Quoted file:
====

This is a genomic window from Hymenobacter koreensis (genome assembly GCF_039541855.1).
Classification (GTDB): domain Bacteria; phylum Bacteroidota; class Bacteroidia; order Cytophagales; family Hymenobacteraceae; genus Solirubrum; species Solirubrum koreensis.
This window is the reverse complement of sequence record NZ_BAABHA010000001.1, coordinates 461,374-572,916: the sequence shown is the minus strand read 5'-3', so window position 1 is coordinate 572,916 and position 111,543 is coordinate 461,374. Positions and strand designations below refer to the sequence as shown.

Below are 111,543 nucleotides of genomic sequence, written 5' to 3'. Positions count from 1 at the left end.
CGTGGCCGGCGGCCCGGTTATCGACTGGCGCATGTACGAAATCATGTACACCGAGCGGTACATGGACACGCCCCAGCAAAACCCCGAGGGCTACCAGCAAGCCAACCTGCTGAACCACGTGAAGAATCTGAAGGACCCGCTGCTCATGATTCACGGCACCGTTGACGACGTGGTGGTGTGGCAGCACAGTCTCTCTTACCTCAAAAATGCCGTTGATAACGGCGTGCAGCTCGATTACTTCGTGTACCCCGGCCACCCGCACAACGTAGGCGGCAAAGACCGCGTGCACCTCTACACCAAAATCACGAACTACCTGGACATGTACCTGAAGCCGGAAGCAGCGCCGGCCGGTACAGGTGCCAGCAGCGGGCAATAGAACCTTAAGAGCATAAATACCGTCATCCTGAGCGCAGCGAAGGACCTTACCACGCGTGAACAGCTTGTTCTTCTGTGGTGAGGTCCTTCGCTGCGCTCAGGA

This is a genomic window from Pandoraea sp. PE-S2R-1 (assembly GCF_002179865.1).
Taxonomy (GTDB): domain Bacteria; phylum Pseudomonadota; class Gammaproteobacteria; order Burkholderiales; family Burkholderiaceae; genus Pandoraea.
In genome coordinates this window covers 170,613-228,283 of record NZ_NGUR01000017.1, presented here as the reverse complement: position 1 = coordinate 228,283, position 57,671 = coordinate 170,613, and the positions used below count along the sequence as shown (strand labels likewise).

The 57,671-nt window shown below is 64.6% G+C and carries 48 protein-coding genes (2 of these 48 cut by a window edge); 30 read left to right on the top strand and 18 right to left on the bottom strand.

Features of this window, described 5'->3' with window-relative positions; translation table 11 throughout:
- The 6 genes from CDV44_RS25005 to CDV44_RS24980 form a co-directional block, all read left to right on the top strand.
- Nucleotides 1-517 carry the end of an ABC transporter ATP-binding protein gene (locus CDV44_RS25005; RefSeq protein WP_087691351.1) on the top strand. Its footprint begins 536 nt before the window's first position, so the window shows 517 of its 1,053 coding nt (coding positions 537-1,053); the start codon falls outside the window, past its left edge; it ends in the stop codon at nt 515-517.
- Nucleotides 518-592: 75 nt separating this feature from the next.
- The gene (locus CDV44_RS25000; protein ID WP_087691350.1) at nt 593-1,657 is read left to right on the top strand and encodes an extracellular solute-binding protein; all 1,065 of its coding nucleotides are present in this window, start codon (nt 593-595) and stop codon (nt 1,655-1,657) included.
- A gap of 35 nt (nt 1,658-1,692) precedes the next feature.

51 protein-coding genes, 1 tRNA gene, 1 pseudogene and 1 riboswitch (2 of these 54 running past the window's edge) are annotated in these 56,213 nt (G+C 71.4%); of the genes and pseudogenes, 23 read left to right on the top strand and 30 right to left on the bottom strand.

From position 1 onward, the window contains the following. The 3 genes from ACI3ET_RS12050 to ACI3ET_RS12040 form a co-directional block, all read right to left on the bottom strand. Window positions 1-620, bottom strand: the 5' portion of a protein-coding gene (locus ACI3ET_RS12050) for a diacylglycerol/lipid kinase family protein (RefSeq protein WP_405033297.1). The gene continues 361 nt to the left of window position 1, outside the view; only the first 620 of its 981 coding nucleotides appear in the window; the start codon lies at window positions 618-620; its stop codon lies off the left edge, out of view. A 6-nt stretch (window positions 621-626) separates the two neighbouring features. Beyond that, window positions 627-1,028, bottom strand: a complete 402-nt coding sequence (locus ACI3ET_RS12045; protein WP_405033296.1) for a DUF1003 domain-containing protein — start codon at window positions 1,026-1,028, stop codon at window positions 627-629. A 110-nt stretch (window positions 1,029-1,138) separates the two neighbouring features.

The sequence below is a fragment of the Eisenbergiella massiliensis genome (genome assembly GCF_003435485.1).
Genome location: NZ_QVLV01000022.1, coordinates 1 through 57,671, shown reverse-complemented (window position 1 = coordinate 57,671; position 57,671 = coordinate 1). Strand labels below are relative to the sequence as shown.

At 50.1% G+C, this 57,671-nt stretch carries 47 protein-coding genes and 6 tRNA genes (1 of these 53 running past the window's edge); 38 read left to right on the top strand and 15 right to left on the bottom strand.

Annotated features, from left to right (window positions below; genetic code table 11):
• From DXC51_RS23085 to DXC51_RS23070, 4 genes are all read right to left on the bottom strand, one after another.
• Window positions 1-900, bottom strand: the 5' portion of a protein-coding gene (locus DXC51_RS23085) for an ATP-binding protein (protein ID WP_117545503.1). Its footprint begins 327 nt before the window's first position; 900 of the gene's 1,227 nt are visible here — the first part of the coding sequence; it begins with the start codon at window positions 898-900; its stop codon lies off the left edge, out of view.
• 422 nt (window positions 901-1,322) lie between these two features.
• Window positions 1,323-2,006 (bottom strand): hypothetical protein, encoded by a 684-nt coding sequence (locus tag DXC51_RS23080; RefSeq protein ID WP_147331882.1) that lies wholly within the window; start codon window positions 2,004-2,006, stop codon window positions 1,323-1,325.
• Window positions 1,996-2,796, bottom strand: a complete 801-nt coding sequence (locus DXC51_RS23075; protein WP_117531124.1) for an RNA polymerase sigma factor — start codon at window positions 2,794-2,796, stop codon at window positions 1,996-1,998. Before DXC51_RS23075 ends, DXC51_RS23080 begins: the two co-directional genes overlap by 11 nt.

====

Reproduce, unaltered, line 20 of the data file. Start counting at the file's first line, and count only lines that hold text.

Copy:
At 50.1% G+C, this 57,671-nt stretch carries 47 protein-coding genes and 6 tRNA genes (1 of these 53 running past the window's edge); 38 read left to right on the top strand and 15 right to left on the bottom strand.